4. A standoff as recited in claim 2 wherein:
- said standoff is of unitary construction and made of 6--6 nylon.
5. A standoff as recited in claim 1 wherein:
- four of said elongated reenforcing fin members are disposed on the periphery of said shank.
6. A standoff as recited in claim 1 wherein:
- said plurality of flexible snap clips includes four of said flexible snap clips.
7. A standoff as recited in claim 1 wherein:
- said standoff is of unitary construction and made of 6--6 nylon.
8. A grounding and spring clip for use in constructing an electronic device of the type having at least one circuit board within an equipment enclosure having RFI suppressing shielding therein, comprising:
- a substantially planar surface;
- means defining a hole through said substantially planar surface for allowing a bolt to pass therethrough;
- a plurality of extending legs for fitting over and maintaining contact with an electrically conductive portion of a mounting post, said mounting post being connected to said RFI suppressing shielding, and at least one of said extending legs including means for scoring and gripping said electrically conductive portion of said mounting post; and
- at least one extending electrically conductive leaf spring, at least one said leaf spring being electrically connected to at least one of said extending legs and extending in a direction opposite of said extending legs.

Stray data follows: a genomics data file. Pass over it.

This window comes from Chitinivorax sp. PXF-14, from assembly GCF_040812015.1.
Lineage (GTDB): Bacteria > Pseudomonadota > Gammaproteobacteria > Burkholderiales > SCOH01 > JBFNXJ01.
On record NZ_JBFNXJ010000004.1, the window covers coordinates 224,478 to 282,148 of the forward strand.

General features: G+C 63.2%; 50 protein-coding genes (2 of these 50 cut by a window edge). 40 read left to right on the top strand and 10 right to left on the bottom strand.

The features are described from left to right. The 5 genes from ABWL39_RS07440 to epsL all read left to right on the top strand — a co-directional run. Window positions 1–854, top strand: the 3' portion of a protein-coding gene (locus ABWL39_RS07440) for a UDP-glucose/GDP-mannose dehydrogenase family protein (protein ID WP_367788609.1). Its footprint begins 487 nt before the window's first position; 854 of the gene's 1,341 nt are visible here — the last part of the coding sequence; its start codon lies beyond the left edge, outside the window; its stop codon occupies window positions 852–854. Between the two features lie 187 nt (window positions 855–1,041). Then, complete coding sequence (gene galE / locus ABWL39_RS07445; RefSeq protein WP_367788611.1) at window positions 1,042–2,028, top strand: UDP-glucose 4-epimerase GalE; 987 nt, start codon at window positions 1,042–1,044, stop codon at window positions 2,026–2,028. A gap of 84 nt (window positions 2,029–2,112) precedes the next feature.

9. A grounding and spring clip for use in constructing an electronic device of the type having at least one circuit board within an equipment enclosure having RFI suppressing shielding therein, comprising:
- a planar surface;
- means defining a hole through said planar surface for allowing a bolt to pass therethrough;
- a plurality of extending legs disposed on the periphery of said planar surface for fitting over and maintaining contact with an electrically conductive portion of a mounting post, said mounting post being connected to said RFI suppressing shielding, and at least one of said extending legs including means for scoring and gripping said electrically conductive portion of said mounting post; and
- at least four extending, electrically conductive leaf springs, said leaf springs being electrically connected to said extending legs and extending in a direction opposite of said extending legs.
10. Apparatus for use in constructing an electronic device of the type having at least one circuit board with at least one mounting hole provided therethrough within an equipment enclosure having RFI suppressing shielding therein, comprising:
- a mounting post secured to at least one portion of said equipment enclosure, said mounting post having at least one electrically conductive portion thereof electrically connected to said RFI suppressing shielding, said mounting post having a mounting post bore through a characteristic post longitudinal axis;
- a standoff having an elongated shank characterized by a standoff longitudinal axis;
- means defining a standoff bore completely through said shank, said standoff bore being centered on said standoff longitudinal axis;
- at least three elongated reenforcing fin members disposed on the periphery of said shank and extending parallel to said standoff longitudinal axis, each of said fin members terminating at first and second ends of said shank in first and second planes perpendicular to said standoff longitudinal axis;